‘Smash and grab’ adjudications – it’s not all over

‘Smash and grab’ adjudications – it’s not all over

However, in this article we take a closer look at whether that is truly likely to be the case, or whether, in fact, as we conclude, education providers should, when acting as employers on construction projects, still be vigilant when handling applications for payment made by main contractors (and indeed the fees claimed by their construction consultancy providers).

A ‘smash and grab’ adjudication is one where a contractor takes advantage of the failings of an employer by claiming payment in full where no valid payment or pay less notice is issued. Following a raft of cases dealing with ‘smash and grab’ adjudications, the Court of Appeal has recently provided parties to construction contracts with some welcome guidance in its judgment in the case of Grove Developments Limited v S&T (UK) Limited ([2018] EWCA Civ 2448).

This case has been said by many to sound the ‘death knell’ for smash and grab adjudications. However, in our experience that doesn’t reflect what is happening in practice.

Smash and grab adjudications have been popular with contractors since the Construction Act 1996 made adjudication the favourite means by which to claim payment. Under that Act, on receiving an application for payment, employers are required to issue a valid payment notice no later than five days after the due date for payment. To be valid, the payment notice must set out the sum due at the due date and the basis on which the sum is calculated. If the employer wishes to withhold any of the sum due stated in the payment notice, then a pay less notice must be issued ahead of the final date for payment.

If an employer fails to issue a valid payment or pay less notice, they open themselves to the risk of facing a claim for the full amount of payment applied for; whether this represents the true value of the works carried out or not. The approach of the court pre Grove was essentially that, in the absence of payment or pay less notice, the employer was ‘deemed to have agreed’ to pay the sum applied for by the contractor in full. As such, there was no entitlement on the part of the employer to pursue a ‘counter-adjudication’ to obtain a decision as to the ‘true value’ of the amount payable to the contractor.

The decision in the Grove case has changed the position. In short, the court decided that an employer is entitled to commence an adjudication to determine the ‘true value’ of the amount payable, even if the employer failed to serve a valid payment or pay less notice.

For education providers who regularly engage the services of main contractors and construction professionals (architects, QSs etc.), this is a welcome development. However, our view is that the legal commentators who have hailed the decision as making the end of smash and grab adjudications are being unrealistic.

We take this view on the basis that the court made it clear that this second adjudication to determine the ‘true value’ can only be commenced after the first smash and grab has been concluded (and crucially, payment of the sum the adjudicator decided is payable made). On this basis, contractors are likely to consider that smash and grab adjudications remain a good strategy in many instances, being an opportunity to obtain a cash injection. Given this, it is vital that education providers, when acting as employers, remain vigilant in ensuring that valid payment and pay less notices are issued.  A failure to do so could well result in being parted with more money than the contractor is actually entitled to.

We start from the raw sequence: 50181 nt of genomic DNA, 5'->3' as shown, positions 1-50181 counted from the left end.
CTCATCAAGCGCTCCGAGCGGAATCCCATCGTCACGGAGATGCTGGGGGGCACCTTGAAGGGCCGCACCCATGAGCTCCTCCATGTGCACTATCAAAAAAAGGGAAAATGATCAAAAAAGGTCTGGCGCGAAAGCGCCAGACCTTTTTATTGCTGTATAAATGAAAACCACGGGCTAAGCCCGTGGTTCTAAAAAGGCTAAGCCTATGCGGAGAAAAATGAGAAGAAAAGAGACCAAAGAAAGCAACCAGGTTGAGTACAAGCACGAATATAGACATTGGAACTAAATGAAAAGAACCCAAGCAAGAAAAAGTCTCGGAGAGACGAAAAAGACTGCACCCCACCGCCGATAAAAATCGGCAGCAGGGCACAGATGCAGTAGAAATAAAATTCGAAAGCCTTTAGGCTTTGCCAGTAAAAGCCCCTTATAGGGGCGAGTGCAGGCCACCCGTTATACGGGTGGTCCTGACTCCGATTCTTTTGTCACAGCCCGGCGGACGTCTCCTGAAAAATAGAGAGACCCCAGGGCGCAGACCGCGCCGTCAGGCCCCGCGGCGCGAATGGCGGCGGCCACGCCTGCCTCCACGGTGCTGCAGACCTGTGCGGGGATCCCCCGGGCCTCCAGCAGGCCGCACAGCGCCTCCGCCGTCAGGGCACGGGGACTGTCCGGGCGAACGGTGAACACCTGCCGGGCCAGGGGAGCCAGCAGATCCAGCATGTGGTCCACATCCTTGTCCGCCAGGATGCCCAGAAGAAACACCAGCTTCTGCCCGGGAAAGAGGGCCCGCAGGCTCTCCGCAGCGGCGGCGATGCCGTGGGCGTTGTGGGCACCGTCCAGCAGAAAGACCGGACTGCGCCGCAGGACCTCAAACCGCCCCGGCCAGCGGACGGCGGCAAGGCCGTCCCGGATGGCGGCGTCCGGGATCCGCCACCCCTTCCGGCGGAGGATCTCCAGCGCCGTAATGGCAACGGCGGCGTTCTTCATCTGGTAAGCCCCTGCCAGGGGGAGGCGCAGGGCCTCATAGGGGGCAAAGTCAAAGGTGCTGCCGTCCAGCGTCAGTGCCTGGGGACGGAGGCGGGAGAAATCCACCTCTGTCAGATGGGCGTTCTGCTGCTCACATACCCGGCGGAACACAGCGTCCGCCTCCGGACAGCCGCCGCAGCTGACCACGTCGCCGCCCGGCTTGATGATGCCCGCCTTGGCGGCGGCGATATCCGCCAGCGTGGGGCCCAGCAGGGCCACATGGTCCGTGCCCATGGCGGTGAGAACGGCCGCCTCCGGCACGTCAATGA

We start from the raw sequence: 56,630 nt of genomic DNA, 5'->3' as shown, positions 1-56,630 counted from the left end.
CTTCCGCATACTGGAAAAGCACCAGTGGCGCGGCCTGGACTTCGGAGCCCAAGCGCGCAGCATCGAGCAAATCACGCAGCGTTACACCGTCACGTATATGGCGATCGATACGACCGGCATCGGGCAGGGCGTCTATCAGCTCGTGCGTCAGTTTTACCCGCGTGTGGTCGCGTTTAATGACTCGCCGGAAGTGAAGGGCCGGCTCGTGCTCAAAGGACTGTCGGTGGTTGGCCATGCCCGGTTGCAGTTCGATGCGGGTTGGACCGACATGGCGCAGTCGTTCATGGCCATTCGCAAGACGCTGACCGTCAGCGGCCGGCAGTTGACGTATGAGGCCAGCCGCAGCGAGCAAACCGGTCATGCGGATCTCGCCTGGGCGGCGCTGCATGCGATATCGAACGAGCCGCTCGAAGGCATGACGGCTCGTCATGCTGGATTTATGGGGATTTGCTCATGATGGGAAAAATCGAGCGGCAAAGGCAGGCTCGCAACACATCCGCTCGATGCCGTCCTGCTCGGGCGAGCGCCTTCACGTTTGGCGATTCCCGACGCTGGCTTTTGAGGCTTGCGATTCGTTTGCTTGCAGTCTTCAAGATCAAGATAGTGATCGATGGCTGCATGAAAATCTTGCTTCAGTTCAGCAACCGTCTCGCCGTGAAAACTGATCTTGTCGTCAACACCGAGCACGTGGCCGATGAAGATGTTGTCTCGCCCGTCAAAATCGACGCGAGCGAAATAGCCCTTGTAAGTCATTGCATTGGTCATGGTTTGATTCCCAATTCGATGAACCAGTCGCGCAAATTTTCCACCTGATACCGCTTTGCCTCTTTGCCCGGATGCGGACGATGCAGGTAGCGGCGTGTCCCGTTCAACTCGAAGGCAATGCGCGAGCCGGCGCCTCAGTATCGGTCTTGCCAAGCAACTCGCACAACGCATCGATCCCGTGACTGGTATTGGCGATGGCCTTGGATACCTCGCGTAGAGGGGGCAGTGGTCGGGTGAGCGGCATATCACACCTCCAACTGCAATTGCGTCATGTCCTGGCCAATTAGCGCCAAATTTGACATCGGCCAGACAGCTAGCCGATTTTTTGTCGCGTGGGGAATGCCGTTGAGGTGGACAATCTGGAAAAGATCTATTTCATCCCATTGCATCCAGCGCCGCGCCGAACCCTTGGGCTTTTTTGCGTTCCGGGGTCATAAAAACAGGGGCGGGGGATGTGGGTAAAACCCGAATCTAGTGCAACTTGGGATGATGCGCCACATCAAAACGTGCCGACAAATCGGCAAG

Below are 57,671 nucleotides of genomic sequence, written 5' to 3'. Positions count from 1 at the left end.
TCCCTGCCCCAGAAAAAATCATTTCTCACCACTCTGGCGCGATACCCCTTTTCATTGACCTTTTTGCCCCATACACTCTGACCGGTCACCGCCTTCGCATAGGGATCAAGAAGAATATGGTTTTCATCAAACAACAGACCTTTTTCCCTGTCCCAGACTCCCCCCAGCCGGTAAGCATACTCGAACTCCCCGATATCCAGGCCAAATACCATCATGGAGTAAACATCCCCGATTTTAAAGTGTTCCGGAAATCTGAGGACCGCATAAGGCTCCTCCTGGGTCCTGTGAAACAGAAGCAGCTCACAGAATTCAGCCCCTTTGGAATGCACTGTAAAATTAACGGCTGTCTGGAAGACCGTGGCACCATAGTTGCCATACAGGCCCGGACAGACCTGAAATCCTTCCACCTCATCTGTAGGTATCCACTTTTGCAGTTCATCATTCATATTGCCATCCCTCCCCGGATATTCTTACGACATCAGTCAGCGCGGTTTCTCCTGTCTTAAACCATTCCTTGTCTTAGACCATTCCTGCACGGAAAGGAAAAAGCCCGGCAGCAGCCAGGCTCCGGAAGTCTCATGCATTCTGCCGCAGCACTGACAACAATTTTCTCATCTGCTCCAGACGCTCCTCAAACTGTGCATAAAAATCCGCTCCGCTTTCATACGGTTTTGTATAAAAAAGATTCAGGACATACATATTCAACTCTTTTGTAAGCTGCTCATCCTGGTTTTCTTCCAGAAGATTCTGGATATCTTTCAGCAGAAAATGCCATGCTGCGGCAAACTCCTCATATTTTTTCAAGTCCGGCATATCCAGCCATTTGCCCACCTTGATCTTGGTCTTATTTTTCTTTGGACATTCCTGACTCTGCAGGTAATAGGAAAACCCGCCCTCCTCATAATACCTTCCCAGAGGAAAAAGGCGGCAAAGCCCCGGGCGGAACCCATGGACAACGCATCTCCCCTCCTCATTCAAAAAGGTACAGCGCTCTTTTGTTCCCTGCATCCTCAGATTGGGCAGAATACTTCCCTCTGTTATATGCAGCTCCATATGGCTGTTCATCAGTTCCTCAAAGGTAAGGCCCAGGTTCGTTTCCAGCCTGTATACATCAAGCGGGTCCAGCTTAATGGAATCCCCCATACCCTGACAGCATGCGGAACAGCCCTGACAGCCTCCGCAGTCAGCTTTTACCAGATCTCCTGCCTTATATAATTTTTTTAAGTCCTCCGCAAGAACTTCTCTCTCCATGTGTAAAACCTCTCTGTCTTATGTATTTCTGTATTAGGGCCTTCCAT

Whilst underpayments might be able to rectify overpayments in subsequent payment cycles, that isn’t likely to be possible where the application in question has been made close to the end of a contract, or (worse case) the contractor has become insolvent.

Education providers often engage construction professionals (architects/QSs/project managers) to oversee and administer their contracts with building contractors. The expectation is that such professionals should be well versed in the payment processes involved in construction contracts. However, we have been involved in instances where payment and pay less notices have not been issued by the construction professional on behalf of the education provider/employer, or have not been validly issued (e.g. issued late or not containing the right information). In those circumstances, it is worth exploring whether the education provider can look to recover its losses from the construction professional, who will usually have the benefit of being insurance-backed.

Where construction projects are being project-managed internally (for example, by those in the institution’s estates team), those in that role must be alive to any applications received and ensure that they have the requisite knowledge and experience to deal with them in a timely and appropriate way. Regular diary reminders which are back-to-back with the payment schedules in construction contractors to prompt the relevant people into dealing with applications are sensible. Mistakes can occur when there are various jobs being undertaken at the same time, with applications being submitted at difference times and in different formats.

Education providers often have long term and ambitious development plans. By taking a meticulous approach to issuing payment and pay less notice, they can help avoid claims for excessive sums and the legal fees associated with counter-adjudications as to the true value, and instead focus on ensuring the smooth and cost effective delivery of their portfolio of projects.